“The body camera idea would definitely deter aggressive behaviour if people can see they’re being recorded, but I can’t help but feel that it’s very extreme. Soon all ushers will be decked out like police officers. Theatres need to ensure that when people misbehave they are asked to leave. It’s all well and good giving an usher a body camera, but the only way to ensure safety is to make sure that any person being aggressive to any member of the public or staff is immediately removed from the venue.”
“Hamilton’s Victoria Palace is run very differently from other theatres [I’ve worked in] and it’s because the show is the hottest ticket in town. It was a breakthrough for introducing black, Asian and minority ethnic artists in its casting, but the majority of audiences I dealt with were rich white people. It’s designed for the polar opposite of that, but I would never see them. They are paying £250 a ticket and that brings them a sense of entitlement – that they can have whatever they want.
“But it’s not just about the customers. If you found yourself in an altercation with a customer, without fail the management would always support the customer, which was difficult to deal with. They ran the theatre like a palace – if you were slouching, you would be poked in the back to stand up straight and if you were not standing still, you would be told to stand still. And you weren’t allowed time off for auditions. Most people are not there to invest in a career front of house. After six months I’d had enough.”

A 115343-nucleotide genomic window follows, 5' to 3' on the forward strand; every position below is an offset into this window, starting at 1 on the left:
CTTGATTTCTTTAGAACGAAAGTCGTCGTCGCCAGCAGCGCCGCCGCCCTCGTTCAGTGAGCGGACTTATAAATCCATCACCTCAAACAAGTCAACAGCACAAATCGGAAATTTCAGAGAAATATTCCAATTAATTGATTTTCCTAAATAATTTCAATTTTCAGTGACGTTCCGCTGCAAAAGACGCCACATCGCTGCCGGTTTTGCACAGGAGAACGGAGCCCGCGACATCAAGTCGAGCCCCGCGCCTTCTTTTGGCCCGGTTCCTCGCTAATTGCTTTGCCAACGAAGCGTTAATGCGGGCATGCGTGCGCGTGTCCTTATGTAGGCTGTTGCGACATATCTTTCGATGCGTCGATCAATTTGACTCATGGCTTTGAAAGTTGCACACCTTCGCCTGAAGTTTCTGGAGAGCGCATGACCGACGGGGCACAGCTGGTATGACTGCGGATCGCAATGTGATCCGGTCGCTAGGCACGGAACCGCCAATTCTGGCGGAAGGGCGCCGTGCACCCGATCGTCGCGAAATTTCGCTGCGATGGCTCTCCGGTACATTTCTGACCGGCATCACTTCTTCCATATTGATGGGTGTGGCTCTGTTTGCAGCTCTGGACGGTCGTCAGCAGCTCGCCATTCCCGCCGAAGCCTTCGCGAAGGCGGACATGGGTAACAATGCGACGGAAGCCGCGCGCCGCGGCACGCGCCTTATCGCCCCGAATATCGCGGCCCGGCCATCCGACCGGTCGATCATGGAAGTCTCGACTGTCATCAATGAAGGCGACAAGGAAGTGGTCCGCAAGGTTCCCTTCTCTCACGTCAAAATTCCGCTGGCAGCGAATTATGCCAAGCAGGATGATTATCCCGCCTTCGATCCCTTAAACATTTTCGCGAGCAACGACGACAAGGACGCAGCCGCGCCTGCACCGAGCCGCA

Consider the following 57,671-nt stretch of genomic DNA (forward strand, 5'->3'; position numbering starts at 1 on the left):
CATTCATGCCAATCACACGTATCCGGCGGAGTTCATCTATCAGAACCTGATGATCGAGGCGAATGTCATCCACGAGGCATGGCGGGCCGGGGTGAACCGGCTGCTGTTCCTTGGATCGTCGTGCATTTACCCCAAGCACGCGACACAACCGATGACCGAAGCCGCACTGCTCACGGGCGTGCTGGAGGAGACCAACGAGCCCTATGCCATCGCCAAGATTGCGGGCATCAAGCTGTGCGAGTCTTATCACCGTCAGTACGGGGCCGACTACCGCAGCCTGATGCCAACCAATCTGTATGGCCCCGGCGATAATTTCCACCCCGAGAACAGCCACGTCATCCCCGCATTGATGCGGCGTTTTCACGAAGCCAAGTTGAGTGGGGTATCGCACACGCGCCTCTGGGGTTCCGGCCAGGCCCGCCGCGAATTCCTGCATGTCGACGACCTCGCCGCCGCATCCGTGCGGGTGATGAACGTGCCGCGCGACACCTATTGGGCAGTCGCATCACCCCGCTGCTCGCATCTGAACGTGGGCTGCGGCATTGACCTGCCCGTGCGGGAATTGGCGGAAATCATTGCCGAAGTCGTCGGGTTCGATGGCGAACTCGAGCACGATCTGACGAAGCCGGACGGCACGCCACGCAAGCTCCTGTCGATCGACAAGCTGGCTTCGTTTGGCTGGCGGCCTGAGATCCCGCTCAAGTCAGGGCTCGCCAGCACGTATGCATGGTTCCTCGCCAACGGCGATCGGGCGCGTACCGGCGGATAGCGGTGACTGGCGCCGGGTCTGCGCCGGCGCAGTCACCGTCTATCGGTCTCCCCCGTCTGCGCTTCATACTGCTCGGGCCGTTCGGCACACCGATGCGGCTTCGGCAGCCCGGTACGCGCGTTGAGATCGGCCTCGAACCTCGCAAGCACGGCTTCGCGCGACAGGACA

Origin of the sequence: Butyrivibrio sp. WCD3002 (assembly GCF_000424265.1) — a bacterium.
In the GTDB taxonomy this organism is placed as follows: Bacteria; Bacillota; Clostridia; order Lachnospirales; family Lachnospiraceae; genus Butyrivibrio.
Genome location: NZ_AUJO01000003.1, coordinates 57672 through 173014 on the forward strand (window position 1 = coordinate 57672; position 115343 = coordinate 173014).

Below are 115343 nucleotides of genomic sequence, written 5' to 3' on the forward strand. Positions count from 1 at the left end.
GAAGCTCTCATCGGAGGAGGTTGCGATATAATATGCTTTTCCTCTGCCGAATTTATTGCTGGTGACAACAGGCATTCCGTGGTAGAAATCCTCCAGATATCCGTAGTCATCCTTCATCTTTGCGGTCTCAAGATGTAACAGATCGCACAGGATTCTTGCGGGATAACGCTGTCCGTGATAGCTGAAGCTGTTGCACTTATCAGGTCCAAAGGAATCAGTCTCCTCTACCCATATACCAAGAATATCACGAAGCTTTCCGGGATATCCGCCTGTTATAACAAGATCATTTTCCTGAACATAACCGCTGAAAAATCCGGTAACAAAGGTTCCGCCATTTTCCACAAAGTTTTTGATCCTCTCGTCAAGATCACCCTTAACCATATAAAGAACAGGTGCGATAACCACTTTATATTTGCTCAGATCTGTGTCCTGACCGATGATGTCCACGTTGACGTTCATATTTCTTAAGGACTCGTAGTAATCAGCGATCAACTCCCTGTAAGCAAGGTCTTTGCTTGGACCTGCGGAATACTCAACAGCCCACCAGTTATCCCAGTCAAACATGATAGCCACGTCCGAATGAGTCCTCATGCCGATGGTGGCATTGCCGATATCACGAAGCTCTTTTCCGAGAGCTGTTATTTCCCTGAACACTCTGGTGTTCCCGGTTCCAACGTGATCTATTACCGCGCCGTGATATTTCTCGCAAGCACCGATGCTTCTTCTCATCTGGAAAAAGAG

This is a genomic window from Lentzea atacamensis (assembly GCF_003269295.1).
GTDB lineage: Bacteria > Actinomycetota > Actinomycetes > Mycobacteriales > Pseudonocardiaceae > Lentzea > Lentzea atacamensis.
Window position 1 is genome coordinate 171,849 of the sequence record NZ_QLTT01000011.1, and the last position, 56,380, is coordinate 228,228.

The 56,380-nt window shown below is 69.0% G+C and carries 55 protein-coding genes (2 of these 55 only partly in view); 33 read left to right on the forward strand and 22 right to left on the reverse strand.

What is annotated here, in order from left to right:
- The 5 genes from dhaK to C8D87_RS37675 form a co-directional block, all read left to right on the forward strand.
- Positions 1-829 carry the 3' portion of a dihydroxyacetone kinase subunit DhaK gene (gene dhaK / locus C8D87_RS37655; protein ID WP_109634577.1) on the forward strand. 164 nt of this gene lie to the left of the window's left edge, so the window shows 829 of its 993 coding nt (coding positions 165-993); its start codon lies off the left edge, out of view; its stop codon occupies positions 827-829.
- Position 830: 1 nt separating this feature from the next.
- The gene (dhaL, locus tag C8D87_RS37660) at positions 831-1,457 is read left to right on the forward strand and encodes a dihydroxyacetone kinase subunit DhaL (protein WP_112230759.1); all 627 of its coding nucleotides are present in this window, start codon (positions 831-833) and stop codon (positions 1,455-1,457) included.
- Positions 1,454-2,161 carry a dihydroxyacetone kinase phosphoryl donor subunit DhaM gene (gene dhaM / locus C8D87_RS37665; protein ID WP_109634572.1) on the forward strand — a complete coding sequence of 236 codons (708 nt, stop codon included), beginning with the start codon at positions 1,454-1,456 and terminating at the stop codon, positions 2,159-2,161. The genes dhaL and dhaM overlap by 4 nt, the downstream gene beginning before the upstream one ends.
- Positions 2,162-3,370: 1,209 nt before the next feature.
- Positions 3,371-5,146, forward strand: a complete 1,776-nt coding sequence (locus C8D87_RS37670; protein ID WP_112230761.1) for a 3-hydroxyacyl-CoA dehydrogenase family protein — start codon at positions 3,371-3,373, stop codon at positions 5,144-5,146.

A spokesman for the theatre said: “Delfont Mackintosh Theatres would never condone that kind of behaviour.”
“I think this starts with entitlement – because people have bought a ticket, they feel they deserve VIP treatment. I have had experiences when customers have sworn in my face, I have been physically assaulted. You have to stand outside the Lyceum and filter people in: it’s one at a time, and quite often it tends to be a boyfriend getting protective about a girlfriend and saying: ‘No, she’s coming in with me.’ And that’s when they get aggressive, and push you out the way, or in my case, pushed up against a wall.
“I have had members of staff who have had homophobic slurs thrown at them. We have security now but before we did, we were the front line and if anything kicked off we had to get involved and we were not trained for that.
“I have to say the management is phenomenal – they give us time off for auditions and they say, if you need time off to take care of your mental health, take time off. It didn’t always used to be like that.
“If there is a violent situation, we have code words to use, and anyone on radio will come to you if you register what is called a ‘code 9’. We also have a fantastic security team. Our head of security is very good and make sure everyone is safe.